The first time that I traveled to Italy, in the Summer of 2000, I often went to morning mass and/or evening vespers at one of the local churches in Parma. One evening I arrived at San Giovanni Evangelista and parked myself in a pew just as the church ladies were handing out hymnbooks. One old woman in purple approached me and held the hymnal just out of arms reach as she said something to me in Italian I would never forget. It translated roughly to: “Are you going to sing? Then really sing!”
When I tuned in for Kennedy’s wake last weekend, I did not expect the most memorable quote of the evening to come from Brian Stokes Mitchell. Before he started singing “The Impossible Dream”, he told the group assembled that he would miss Ted Kennedy’s voice because of the joy and intensity he brought to his singing. “Singing notes is easy”, Mitchell stated. “Singing from your heart is hard.”
Anyone who tries to ‘make it’ as a singer knows that is an understatement. Even though we all know that the performances that thrill us are the ones that have something to say, it is so tempting just to play it safe. We don’t want to offend with our passion or our message, we don’t want to wear our heart on our sleeve, so we stick with the somewhat bland interpretations that we think will sell.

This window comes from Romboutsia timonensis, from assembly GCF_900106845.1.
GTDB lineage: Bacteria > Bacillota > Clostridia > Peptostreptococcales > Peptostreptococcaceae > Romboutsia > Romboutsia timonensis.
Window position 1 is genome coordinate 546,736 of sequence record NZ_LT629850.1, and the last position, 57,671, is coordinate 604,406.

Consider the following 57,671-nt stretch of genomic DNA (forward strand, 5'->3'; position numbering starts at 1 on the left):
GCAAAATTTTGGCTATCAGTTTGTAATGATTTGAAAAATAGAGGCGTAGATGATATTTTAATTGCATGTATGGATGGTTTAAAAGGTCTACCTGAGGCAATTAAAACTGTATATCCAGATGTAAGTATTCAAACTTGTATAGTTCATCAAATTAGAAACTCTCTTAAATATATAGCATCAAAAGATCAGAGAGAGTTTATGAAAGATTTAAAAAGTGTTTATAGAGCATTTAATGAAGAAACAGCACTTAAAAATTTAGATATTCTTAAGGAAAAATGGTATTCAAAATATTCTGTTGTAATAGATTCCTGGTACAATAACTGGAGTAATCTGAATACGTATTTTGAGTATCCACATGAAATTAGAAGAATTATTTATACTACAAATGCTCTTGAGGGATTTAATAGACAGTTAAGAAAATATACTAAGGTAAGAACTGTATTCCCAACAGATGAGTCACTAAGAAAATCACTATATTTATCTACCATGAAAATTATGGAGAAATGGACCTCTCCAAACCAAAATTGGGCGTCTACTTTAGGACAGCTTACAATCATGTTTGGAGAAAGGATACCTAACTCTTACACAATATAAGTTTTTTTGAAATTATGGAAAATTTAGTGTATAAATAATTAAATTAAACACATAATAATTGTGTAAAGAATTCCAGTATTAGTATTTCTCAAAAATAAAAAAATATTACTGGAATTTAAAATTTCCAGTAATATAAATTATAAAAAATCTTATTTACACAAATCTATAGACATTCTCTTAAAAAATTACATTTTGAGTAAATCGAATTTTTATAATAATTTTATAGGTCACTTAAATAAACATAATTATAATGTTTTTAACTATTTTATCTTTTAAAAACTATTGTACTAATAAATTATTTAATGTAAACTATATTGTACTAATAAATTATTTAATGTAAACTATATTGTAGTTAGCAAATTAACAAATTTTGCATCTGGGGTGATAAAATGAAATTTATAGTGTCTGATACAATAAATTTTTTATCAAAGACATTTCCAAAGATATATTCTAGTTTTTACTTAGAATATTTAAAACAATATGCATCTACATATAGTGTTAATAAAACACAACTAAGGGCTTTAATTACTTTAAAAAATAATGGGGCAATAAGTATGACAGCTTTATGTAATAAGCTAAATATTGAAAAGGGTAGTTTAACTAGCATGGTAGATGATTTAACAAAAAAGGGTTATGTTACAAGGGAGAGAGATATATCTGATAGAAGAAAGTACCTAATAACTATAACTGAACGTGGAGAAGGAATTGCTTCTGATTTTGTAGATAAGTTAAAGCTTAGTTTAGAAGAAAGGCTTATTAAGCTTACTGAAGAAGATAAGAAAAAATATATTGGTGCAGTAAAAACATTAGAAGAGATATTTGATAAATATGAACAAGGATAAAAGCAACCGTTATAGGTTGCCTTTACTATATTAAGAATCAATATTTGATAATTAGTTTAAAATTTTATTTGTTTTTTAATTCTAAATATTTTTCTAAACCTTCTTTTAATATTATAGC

One of the common quips that you hear when someone is spending too much time practicing and not enough living is that “they don’t write a lot of operas about the inside of a practice room”. Perfect technique and hours of practice only get us so far, and eventually we have to bring our lives and our message to that technique and figure out how to say what we want to say.
I didn’t really understand that idea of a message until very recently, when I had one that informed my singing and that I finally thought was too important to ignore. Still, it’s scary to take a stand and to say something, especially in our society where opinions are a dime a dozen about things that don’t seem to matter (the quality of Jon and Kate’s parenting, ‘death panels’ in the health care bill that don’t actually exist), but holding fast to a belief in a more serious area (the sanctity of the human body, the importance of a worshipping community) can be like stepping on the third rail.
To go back to Kennedy, listening to reflections on his life I think that was one of his most attractive qualities: he stuck to a politically liberal message that emphasized care for the poor. He happened to be savvy enough to craft that message into something that would get him elected, but just having such a clear message caused him to stand out in contemporary politics.
In music and in life, singing from your heart is hard. I’m convinced it’s the only way to “really sing” as my elderly friend in purple admonished me nine years ago. Life’s too short to be bland, or to hide what we have to say because our message might cause people not to like us. If we are not honest about who we are what does the admiration of people mean? Just that we are crafty enough to fool people, and that we believe the truth is not admirable.